The Washington Post

How to budget a porch addition or upgrade

Though construction costs vary depending on size, features and materials, architects and builders say a good estimate is roughly $70 per square foot. So, a basic 8-by-10-foot porch (80 square feet, roofed and screened) would start at about $5,600, with the design costing about $2,000 to $3,000 more, plus a few hundred dollars for permits and city or county inspections.

Vaulted ceilings, lighting, outdoor-graded electrical systems, fans, fireplaces, tiling, molding and structural considerations all add to the cost, so a deluxe, larger porch with all the bells and whistles can cost 10 times that amount.

Meg Clarke, principal with D.C.-based Clarke Architecture, who has designed several screened porches in the Chevy Chase area, says the square footage on nice decks, “not pressure-treated boxes,” is in the $200 to $300 per square foot range, “especially if it is small. If they were a bit bigger, the cost would be more like $150 to $250 [per square foot].”

One Clarke-designed porch in Chevy Chase cost between $50,000 and $55,000, including labor, materials, special features, design and permits. Simpler porches can cost half as much or less.

Flooring choices are many, and materials vary greatly in cost and performance.

Patrick Briggs, owner of Briggs Home Improvement, used Cambara wood, a reddish, medium-grained tropical variety, on a porch he built for his wife, “who loves hats, mint juleps, and wrap-around porches.” But he said he wouldn’t use the wood again, finding that it doesn’t hold up well in direct sunlight and exposure to the elements. Instead he recommends the Brazilian hardwood, Ipe. The prized Ipe is difficult for carpenters to work with, however, and can double the cost of a porch.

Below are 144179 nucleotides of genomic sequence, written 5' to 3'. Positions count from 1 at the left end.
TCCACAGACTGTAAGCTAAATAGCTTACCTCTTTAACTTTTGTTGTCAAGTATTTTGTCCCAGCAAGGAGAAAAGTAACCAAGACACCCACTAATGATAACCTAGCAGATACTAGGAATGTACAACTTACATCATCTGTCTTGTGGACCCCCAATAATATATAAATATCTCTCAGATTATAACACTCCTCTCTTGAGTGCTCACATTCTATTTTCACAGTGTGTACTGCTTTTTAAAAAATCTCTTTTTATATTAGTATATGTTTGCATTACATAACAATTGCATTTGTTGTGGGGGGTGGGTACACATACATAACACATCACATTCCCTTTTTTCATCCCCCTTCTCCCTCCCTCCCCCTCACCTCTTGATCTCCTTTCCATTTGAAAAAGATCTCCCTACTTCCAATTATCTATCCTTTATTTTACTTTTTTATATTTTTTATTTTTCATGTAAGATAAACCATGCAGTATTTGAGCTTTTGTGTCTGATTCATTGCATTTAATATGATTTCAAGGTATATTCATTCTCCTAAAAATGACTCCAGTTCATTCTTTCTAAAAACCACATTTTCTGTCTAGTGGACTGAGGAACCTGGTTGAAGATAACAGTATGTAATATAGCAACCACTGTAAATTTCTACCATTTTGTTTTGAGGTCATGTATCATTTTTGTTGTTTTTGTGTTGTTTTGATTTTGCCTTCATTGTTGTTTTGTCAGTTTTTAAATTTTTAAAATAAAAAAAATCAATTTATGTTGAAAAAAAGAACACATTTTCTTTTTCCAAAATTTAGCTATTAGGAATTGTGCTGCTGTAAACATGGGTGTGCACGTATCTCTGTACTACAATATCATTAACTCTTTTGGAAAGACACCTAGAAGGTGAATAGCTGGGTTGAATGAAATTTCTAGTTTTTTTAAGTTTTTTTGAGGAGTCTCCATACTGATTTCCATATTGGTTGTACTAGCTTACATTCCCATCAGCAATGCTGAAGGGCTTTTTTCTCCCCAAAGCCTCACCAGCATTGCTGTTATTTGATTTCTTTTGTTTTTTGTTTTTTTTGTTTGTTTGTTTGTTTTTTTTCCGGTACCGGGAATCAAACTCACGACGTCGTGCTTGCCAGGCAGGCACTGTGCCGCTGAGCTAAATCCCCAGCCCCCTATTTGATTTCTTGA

Contractors often find that people are upgrading their decks to a screened porch and doing away with the old — pressure-treated wood or cedar, which rots — to one of the man-made combinations of wood and plastic. There are more than 20 varieties of man-made materials, each of which has its pluses and minuses. “Some stain, some don’t, some scratch, some don’t,” said Michael Thiede, who owns Bethesda Contracting in Chevy Chase.

Now products such as Azek, a type of PVC plastic, and plastic-wood composites such as Trex are widely available. Builders said they tend to be durable and resistant to mildew, rot, scratches and stains. The composite and PVC decking materials add $7,500 or more to a small rectangular porch, compared with traditional wood.

If people are spending $20,000 or more for a porch, they typically add amenities such as ceiling fans, skylights, recessed lighting, fireplaces and even kitchens. They also make such porches semi-weatherproofed so there’s reasonable protection from driving rains.

Porches usually take two or three weeks to build, Thiede said. “It is not complicated.”

There are other practical considerations:

l  Indoor light: A screened porch will block some natural light from entering the house, so some owners install skylights in the porch or carefully choose where to place the new porch.

l  Water drainage: Some architects follow the old wisdom of designing a porch with a slight slant away from the house so that water will drain more easily. Historic preservation specialist Amanda Molson also recommends installing a porch railing with a beveled edge, allowing water to drain quickly, rather than lingering on a horizontal surface.

l  Screens: Dogs, squirrels and other creatures can paw or gnaw though traditional aluminum mesh. Stronger fiberglass screening is available in rolls and costs less than the traditional aluminum, said home-improvement contractor Patrick Briggs.

—Elizabeth Festa


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